Reverse Proxy In Go
In computer networks, a reverse proxy is a type of proxy server that retrieves resources on behalf of a client from one or more servers. These resources are then returned to the client as if they originated from the Web server itself. Contrary to a forward proxy, which is an intermediary for its associated clients to contact any server, a reverse proxy is an intermediary for its associated servers to be contacted by any client.
Reverse proxy with some modification can help to modify/filter/route the request to fetch resource. If you have many services running in a same instance then you can use the reveres proxy to route the appropriate request to appropriate resource.
This post which is kind of tutorial will explain the things involved to develop the reverse proxy which will intercept the http calls, print request / response body and help in performance analysis through response time etc.
Don’t know Go
If you want to learn and try out this one, learn go lang from here.
Go’s Http Package
Golang’s net/http pkg comes with most of implementations that are required for Client-Server communications. All you need to do is understand the functionality and use it whenever it is required.
There is singleHostReverseProxy function already.
func NewSingleHostReverseProxy(target *url.URL) *ReverseProxy
We just need to send a url to the function which return reverseProxy.
func (p *ReverseProxy) ServeHTTP(rw http.ResponseWriter, req *http.Request)
Then if we call ServeHTTP function,it will the http request to appropriate service. That’s it. Let’s try in deep now.
Suppose you have a service which is accessible through http at some port, but you don’t want it to be exposed or you want to add some custom rules or you want to do some performance analysis on the interface then you can use the Reverse Proxy.
In this example, we will demonstrate role of our reverse proxy by forwarding all web request from server one (running on arbitrary 9090 port) to another server somewhere, let’s say http://127.0.0.1:8080
- Reverse proxy golang server will be running at 9090 port.
- All request made to the server will be transparently forward to targeted webserver and response sent to first server.
- Before forwarding the request, Request body will be captured. Thanks to ReadAll and NopCloser functions of ioutil pkg which helps to copy the request body without modifying the request buffer.
- We also captured the time took by original webserver for serving the request for every path.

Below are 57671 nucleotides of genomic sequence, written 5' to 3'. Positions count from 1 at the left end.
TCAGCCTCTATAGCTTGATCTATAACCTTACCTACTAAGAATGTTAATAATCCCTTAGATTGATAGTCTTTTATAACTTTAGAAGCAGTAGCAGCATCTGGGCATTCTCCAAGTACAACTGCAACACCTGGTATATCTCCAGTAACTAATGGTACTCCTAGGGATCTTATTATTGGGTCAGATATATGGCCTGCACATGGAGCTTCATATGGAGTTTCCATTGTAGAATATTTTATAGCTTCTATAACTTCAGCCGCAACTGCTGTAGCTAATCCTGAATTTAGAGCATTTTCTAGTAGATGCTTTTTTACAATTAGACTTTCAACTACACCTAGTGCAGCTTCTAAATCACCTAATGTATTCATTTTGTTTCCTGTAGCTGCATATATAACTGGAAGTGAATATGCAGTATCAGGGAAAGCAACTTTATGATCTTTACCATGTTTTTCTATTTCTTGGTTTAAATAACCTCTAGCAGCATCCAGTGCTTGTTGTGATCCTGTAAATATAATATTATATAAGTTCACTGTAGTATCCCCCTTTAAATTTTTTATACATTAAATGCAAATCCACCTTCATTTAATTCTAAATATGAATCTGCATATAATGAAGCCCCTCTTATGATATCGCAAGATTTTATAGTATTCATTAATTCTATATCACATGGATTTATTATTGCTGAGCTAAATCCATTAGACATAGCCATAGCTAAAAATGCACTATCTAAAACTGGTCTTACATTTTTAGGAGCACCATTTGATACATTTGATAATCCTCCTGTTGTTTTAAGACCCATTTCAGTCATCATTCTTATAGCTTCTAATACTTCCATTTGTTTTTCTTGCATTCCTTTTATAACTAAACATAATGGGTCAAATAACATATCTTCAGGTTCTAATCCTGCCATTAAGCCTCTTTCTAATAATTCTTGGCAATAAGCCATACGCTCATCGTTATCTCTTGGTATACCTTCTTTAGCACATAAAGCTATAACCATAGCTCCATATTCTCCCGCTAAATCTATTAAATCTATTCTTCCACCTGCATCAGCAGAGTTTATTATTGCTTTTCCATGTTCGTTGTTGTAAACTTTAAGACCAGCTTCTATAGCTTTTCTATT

Let’s have a simple struct called Prox which will be handling the business logic of Reverse Proxy.
As you can see there is no much code. We just need to send the target url and NewProxy function will return a Prox struct object.
Since we wanted to capture the request/response body or add some custom rules for every request we have to alter the transport interface. So we created our own RoundTrip function of transport and assigned it to the proxy.Transport we created before.
Thanks to time package of Go, We can measure time taken by the function, in our case response time from the original server. We modified our Roundtrip function to measure the time taken for each path. We added code such that for a particular path we have the number of http calls made, time taken for all the calls, average time etc.
Main Go File
Go’s Flag pkg helps to accept the command line arguments while running the program. We can set http port (Where the proxy server will be running) and Redirect url (Where the http request needs to be routed) through command line arguments.
If the arguments are not set while running the program , default port set is 9090 and the requests will be routed to the http://127.0.0.1:8080.
If you would like to try please go through the source code in Github from here.
If you want to host ReverseProxy on 9090 and redirect the request to the port 5000 , run following command
./ReverseProxy -port=9090 -url=http://localhost:5000
When you run the ReverseProxy server, It will print the port where Reverse Proxy is running and where it is redirecting the request to.
Following screenshot shows the things that are captured after making one of the login POST request through reverse proxy.
That’s it !!
We were inspired by a tool called ngrok — A tool help you expose local internet to public internet. Our goal is some what similar to that of ngrok tool with some major improvements.
Until next time , happy coding!!